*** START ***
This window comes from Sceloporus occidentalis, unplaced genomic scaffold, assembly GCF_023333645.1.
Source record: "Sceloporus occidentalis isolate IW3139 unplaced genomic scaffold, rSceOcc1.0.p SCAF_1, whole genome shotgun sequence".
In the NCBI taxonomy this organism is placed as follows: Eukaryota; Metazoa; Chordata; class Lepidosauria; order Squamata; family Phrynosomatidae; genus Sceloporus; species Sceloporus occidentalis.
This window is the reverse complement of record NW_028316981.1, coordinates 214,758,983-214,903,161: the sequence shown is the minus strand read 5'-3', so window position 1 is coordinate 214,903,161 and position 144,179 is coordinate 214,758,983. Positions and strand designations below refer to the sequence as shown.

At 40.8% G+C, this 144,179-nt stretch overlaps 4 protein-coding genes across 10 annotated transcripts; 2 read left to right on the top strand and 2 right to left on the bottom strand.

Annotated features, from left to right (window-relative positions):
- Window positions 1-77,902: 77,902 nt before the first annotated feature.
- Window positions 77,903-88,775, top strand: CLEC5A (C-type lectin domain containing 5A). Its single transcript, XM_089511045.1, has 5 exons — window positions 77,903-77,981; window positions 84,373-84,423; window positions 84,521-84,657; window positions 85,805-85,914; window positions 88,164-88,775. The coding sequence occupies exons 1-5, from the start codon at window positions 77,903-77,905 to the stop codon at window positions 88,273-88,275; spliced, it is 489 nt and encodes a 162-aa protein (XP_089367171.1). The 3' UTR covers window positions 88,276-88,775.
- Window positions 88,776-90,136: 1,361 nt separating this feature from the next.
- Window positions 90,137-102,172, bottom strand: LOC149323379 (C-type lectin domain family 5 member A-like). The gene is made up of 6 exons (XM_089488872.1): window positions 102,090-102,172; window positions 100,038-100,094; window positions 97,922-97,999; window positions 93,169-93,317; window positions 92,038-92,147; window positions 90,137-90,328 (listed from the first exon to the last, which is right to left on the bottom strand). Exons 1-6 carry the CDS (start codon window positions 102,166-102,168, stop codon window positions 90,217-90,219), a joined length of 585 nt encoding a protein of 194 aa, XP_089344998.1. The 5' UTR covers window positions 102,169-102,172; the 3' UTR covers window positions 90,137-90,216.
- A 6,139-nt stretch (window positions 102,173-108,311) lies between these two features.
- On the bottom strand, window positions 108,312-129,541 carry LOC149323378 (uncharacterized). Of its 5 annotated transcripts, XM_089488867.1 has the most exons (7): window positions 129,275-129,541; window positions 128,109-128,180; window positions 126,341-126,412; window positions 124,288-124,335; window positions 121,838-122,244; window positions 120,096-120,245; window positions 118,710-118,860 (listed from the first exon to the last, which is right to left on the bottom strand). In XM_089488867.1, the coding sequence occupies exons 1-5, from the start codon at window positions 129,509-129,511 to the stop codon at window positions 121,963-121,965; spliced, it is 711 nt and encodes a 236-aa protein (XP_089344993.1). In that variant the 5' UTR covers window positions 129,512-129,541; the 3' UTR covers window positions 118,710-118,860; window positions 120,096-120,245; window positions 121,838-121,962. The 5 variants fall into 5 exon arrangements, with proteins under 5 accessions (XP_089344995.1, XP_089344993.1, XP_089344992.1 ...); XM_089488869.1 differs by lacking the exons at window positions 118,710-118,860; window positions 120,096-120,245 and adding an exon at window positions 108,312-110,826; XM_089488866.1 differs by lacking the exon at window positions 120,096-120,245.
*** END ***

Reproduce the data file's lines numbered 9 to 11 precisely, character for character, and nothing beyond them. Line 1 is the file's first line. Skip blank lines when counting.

- Window positions 88,776-90,136: 1,361 nt separating this feature from the next.
- Window positions 90,137-102,172, bottom strand: LOC149323379 (C-type lectin domain family 5 member A-like). The gene is made up of 6 exons (XM_089488872.1): window positions 102,090-102,172; window positions 100,038-100,094; window positions 97,922-97,999; window positions 93,169-93,317; window positions 92,038-92,147; window positions 90,137-90,328 (listed from the first exon to the last, which is right to left on the bottom strand). Exons 1-6 carry the CDS (start codon window positions 102,166-102,168, stop codon window positions 90,217-90,219), a joined length of 585 nt encoding a protein of 194 aa, XP_089344998.1. The 5' UTR covers window positions 102,169-102,172; the 3' UTR covers window positions 90,137-90,216.
- A 6,139-nt stretch (window positions 102,173-108,311) lies between these two features.